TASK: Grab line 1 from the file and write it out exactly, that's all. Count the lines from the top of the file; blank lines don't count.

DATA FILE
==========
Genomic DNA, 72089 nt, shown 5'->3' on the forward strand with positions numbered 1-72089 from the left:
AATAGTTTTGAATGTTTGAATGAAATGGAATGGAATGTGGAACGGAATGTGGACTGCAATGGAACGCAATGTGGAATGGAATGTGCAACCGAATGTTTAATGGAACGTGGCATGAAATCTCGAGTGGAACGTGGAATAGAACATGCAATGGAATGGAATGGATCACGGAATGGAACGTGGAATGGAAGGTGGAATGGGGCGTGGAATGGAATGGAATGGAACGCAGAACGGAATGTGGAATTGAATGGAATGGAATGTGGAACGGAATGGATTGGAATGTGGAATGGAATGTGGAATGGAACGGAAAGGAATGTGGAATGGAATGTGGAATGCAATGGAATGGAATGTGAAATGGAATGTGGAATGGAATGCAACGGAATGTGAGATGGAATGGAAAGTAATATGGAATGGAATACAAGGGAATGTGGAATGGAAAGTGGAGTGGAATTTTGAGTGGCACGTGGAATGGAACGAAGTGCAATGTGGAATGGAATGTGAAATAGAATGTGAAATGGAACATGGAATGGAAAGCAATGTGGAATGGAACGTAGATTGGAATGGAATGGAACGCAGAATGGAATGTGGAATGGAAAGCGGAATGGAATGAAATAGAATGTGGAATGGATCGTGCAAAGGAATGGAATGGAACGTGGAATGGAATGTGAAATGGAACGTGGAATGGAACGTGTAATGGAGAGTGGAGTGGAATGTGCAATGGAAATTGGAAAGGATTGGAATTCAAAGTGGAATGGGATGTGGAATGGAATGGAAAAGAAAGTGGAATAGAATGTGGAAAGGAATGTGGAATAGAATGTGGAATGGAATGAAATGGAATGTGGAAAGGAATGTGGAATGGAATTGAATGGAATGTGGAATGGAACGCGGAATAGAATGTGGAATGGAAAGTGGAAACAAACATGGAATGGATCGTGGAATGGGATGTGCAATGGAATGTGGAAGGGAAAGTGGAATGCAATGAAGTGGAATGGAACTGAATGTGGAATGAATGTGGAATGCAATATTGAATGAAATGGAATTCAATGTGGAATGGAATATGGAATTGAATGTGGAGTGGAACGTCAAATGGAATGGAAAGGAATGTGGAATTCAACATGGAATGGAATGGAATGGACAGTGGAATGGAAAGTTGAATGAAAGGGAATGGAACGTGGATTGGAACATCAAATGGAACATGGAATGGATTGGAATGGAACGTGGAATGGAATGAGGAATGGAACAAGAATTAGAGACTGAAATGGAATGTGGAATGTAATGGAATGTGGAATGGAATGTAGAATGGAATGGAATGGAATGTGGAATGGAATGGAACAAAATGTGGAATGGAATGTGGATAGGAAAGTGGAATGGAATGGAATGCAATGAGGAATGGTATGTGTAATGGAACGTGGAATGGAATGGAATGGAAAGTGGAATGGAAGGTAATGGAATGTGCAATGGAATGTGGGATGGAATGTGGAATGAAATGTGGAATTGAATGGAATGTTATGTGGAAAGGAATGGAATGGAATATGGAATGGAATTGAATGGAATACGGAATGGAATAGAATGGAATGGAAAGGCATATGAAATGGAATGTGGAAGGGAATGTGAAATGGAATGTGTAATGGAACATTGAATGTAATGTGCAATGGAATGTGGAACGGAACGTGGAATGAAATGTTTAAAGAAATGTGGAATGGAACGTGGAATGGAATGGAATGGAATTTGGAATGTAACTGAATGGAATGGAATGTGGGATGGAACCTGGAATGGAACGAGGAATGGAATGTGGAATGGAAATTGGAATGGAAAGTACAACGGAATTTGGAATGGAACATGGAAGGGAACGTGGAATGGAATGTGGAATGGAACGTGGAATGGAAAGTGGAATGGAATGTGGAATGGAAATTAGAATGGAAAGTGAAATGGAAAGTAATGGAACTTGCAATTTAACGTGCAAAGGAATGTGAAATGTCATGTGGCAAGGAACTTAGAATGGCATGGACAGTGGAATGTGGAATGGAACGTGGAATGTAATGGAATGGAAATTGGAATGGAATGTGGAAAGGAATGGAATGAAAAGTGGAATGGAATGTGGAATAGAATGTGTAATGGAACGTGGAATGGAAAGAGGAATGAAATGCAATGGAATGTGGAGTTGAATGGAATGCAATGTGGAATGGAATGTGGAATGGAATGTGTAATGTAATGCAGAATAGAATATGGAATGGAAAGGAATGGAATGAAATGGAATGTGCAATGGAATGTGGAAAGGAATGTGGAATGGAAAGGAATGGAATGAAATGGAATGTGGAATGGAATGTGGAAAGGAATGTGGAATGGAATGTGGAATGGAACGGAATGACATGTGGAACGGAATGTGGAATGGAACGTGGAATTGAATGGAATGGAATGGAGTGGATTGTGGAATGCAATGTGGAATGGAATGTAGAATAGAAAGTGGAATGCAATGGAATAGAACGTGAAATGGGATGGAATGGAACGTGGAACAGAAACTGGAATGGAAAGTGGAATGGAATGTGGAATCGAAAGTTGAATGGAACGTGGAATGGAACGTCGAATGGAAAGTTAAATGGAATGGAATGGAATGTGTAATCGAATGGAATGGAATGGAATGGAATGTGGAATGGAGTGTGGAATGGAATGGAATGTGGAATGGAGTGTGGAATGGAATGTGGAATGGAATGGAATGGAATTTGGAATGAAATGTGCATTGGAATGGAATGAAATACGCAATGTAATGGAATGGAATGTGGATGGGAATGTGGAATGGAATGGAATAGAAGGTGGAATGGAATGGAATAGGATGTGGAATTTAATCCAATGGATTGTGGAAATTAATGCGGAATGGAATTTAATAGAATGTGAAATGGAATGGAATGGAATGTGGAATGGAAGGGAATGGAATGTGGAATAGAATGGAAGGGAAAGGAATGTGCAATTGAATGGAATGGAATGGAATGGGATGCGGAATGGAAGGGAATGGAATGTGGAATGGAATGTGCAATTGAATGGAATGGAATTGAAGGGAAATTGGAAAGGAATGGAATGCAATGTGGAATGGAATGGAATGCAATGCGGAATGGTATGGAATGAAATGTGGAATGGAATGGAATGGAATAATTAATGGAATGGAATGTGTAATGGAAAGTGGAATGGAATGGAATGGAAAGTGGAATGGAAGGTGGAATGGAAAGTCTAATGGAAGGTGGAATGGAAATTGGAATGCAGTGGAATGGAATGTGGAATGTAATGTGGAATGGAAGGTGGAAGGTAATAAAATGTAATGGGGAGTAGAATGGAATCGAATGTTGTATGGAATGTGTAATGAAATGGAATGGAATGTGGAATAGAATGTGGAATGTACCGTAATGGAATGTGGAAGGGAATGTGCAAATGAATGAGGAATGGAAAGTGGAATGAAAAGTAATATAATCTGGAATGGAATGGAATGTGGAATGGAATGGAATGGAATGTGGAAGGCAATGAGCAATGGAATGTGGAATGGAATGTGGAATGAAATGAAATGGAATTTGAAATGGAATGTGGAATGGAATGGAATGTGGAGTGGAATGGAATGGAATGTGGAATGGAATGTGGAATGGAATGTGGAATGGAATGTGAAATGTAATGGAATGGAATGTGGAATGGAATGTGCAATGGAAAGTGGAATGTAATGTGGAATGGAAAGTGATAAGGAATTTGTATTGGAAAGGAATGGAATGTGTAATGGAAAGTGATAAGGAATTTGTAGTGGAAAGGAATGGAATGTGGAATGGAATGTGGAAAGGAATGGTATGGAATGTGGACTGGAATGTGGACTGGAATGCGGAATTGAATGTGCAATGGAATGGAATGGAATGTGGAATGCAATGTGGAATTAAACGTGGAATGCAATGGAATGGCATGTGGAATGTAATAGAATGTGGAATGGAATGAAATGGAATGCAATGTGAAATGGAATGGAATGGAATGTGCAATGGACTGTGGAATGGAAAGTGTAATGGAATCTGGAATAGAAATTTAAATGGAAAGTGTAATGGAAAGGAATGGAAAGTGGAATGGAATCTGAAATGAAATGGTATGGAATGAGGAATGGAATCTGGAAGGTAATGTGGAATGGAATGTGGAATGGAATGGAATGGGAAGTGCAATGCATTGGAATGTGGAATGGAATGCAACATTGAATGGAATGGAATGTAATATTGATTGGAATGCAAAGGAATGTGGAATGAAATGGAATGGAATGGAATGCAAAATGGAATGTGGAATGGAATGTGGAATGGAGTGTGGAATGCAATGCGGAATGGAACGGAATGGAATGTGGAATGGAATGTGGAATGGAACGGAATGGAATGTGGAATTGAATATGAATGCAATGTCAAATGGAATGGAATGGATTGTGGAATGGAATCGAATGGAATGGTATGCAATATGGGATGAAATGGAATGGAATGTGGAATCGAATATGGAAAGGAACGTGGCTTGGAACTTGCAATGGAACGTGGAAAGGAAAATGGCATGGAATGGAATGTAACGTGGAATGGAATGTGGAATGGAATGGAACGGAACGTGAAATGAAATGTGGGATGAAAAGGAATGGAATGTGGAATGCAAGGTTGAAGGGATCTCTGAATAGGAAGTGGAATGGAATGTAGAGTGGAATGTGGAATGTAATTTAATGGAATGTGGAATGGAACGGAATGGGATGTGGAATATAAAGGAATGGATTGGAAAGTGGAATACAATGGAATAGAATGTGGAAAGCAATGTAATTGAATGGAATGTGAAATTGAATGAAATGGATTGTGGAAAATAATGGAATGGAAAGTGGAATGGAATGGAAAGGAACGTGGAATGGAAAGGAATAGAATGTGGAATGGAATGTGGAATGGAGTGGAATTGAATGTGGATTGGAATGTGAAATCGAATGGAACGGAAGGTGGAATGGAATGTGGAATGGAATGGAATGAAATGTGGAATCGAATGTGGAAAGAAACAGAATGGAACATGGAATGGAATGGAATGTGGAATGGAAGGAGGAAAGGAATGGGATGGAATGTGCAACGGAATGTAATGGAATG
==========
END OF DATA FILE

Genomic DNA, 72089 nt, shown 5'->3' on the forward strand with positions numbered 1-72089 from the left: